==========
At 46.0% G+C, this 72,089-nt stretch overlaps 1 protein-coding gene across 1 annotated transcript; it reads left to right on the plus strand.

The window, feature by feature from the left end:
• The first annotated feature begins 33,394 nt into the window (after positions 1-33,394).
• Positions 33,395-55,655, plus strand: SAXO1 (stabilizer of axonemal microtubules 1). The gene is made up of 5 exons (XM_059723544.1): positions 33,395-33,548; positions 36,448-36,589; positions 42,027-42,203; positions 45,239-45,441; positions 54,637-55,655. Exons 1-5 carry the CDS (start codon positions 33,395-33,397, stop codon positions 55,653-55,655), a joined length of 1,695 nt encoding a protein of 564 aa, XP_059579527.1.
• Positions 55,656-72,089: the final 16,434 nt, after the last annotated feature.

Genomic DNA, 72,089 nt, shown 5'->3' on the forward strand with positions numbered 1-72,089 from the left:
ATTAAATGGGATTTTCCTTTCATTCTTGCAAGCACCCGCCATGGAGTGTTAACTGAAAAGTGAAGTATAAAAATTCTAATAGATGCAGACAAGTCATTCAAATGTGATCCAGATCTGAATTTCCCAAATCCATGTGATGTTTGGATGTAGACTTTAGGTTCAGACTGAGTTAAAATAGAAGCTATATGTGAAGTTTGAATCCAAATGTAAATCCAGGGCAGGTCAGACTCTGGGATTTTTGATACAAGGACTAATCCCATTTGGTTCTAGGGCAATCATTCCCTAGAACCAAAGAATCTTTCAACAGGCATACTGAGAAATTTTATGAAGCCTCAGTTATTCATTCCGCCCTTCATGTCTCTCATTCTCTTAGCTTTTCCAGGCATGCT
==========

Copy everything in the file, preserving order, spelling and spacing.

At 46.0% G+C, this 72,089-nt stretch overlaps 1 protein-coding gene across 1 annotated transcript; it reads left to right on the plus strand.

The window, feature by feature from the left end:
• The first annotated feature begins 33,394 nt into the window (after positions 1-33,394).
• Positions 33,395-55,655, plus strand: SAXO1 (stabilizer of axonemal microtubules 1). The gene is made up of 5 exons (XM_059723544.1): positions 33,395-33,548; positions 36,448-36,589; positions 42,027-42,203; positions 45,239-45,441; positions 54,637-55,655. Exons 1-5 carry the CDS (start codon positions 33,395-33,397, stop codon positions 55,653-55,655), a joined length of 1,695 nt encoding a protein of 564 aa, XP_059579527.1.
• Positions 55,656-72,089: the final 16,434 nt, after the last annotated feature.

Genomic DNA, 72,089 nt, shown 5'->3' on the forward strand with positions numbered 1-72,089 from the left:
ATTAAATGGGATTTTCCTTTCATTCTTGCAAGCACCCGCCATGGAGTGTTAACTGAAAAGTGAAGTATAAAAATTCTAATAGATGCAGACAAGTCATTCAAATGTGATCCAGATCTGAATTTCCCAAATCCATGTGATGTTTGGATGTAGACTTTAGGTTCAGACTGAGTTAAAATAGAAGCTATATGTGAAGTTTGAATCCAAATGTAAATCCAGGGCAGGTCAGACTCTGGGATTTTTGATACAAGGACTAATCCCATTTGGTTCTAGGGCAATCATTCCCTAGAACCAAAGAATCTTTCAACAGGCATACTGAGAAATTTTATGAAGCCTCAGTTATTCATTCCGCCCTTCATGTCTCTCATTCTCTTAGCTTTTCCAGGCATGCT